Woollen tweed rug
None, good condition
The Cotswolds became an important centre for the Arts and Crafts Movement in the early 20th century. Craftsmen and women such as, C.R Ashbee, Barnelsy and Gimson and later Gordon Russell followed William Morris' example setting up workshopd in this remarkably intact medieval environment. Morris ran his press from Kelmscott Manor. Broadway and Chipping Camden became the centres for a wide range of makers and patronage.Robert Welch continued the crafts tradition in the 1950's and along with Russell retains a presence in the area.
This rug is an example of a traditional Cotswold's craft, that is still in practice today. The cloth is traditionally woven, with textures and colours inspired by the limestone landscapes of the Cotswolds.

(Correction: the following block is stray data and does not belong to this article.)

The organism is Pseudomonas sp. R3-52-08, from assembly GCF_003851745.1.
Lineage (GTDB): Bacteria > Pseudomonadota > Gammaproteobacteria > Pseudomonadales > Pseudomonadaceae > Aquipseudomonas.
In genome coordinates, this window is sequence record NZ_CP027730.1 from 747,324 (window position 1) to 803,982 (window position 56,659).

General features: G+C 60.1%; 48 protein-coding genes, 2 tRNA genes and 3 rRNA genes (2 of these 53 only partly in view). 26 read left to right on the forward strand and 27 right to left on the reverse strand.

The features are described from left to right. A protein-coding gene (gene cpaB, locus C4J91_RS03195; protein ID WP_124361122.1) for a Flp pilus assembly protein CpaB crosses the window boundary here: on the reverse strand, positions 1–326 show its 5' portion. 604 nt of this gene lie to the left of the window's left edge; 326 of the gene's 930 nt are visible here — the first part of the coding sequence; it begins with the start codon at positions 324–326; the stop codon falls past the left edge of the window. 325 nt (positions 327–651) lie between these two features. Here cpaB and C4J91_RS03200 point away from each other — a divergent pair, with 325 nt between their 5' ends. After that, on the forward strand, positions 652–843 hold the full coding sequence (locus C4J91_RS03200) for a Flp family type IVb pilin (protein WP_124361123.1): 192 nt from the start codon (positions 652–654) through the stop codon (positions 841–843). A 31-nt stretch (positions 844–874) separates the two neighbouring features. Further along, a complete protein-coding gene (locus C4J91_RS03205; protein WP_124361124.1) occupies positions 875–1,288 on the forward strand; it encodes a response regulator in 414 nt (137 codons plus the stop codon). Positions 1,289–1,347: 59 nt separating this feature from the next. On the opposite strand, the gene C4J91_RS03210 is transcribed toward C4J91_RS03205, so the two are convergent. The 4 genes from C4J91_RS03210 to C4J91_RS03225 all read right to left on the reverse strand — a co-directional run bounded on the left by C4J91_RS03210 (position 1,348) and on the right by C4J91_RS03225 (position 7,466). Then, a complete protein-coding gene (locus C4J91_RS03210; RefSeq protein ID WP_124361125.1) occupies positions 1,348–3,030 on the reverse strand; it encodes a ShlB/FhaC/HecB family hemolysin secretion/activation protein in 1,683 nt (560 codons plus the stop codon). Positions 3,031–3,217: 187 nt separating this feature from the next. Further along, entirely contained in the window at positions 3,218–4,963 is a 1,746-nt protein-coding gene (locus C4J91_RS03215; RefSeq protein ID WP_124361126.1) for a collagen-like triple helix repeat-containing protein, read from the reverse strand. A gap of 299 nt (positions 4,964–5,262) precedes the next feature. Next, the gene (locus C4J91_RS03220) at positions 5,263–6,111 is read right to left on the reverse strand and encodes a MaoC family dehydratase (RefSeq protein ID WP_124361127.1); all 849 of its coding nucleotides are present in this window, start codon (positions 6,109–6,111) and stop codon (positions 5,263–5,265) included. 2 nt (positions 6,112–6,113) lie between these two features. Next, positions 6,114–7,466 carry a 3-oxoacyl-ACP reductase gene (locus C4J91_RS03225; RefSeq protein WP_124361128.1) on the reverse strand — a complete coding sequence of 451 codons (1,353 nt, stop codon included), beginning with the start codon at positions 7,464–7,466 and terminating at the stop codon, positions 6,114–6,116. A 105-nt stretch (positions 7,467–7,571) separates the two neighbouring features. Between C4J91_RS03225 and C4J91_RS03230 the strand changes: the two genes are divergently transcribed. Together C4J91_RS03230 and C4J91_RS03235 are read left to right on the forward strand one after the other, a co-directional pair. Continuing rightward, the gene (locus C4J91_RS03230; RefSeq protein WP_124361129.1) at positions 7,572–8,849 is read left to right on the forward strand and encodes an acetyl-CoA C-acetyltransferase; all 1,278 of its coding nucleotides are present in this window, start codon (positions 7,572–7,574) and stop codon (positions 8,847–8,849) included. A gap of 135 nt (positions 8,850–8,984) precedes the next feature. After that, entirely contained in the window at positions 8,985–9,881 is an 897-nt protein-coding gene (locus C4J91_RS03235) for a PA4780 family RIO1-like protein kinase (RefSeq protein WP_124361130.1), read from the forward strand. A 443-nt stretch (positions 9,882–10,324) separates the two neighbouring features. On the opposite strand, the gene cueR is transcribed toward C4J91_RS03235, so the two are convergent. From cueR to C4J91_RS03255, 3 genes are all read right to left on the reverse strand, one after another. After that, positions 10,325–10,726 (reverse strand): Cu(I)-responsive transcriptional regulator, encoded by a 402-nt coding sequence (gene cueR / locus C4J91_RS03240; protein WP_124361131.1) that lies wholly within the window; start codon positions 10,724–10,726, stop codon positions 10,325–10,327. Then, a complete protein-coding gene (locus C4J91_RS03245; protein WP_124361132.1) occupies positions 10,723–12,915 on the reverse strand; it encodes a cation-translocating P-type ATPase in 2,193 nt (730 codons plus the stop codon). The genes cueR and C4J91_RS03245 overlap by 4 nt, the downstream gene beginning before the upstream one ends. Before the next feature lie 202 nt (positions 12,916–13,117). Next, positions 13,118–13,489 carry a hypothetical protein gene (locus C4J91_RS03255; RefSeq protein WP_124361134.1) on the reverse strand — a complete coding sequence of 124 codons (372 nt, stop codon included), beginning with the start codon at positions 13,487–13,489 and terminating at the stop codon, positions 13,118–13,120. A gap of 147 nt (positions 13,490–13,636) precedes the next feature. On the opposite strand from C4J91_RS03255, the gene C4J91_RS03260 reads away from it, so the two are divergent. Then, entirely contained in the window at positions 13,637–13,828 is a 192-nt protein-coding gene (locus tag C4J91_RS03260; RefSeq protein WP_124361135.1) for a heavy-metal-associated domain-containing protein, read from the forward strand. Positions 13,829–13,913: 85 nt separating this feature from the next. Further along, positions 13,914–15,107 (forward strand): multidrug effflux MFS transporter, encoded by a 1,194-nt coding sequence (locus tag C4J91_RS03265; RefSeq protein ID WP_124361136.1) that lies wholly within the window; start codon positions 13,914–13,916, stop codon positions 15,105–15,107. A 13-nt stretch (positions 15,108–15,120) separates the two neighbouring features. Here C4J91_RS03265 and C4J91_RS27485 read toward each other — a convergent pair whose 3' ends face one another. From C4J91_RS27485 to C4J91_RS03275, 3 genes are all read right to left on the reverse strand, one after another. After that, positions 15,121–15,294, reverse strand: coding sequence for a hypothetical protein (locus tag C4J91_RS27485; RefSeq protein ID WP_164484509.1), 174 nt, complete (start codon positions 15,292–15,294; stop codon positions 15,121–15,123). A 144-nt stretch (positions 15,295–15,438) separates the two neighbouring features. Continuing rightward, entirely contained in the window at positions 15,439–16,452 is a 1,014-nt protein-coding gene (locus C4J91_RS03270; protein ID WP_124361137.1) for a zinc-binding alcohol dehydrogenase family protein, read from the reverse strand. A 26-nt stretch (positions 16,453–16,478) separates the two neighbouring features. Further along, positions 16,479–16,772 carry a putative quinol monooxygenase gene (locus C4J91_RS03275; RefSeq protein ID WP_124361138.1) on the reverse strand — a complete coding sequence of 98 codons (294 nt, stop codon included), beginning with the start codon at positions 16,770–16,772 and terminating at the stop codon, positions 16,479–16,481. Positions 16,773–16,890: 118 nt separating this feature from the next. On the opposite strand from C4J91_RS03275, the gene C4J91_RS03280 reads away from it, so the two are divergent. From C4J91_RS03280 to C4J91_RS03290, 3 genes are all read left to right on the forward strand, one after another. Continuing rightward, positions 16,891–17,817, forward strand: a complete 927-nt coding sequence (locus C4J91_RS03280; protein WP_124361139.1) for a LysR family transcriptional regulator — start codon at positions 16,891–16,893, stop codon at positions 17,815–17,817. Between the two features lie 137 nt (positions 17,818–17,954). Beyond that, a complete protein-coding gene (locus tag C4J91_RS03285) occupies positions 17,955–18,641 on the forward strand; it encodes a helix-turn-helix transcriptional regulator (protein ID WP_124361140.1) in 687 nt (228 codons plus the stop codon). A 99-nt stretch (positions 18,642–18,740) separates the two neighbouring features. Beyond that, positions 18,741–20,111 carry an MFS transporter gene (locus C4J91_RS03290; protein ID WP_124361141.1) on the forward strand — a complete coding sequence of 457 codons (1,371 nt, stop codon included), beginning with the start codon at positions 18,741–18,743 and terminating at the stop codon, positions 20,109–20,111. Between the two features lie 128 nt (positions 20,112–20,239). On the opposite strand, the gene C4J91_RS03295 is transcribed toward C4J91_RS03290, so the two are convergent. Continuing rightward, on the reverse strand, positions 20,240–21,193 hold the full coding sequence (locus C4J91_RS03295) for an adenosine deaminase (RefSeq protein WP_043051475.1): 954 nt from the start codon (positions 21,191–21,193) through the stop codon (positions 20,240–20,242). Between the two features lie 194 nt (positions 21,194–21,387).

Since the Mills were revitalised in the 1980s, their product has adapted to become more of a souvenir gift. Contemporary tourism's effect on rich craft traditions, like the Cotswold's Mill is clearly evident always pushing the traditional, stultifying the development of new traditions, in many ways becoming a re-enactment activity, a fantasy of what used to happen akin to the vision we now of of the great house or the village. Many other objects in the Lawson Park collection reflect this too, for example the Welsh tweed rug.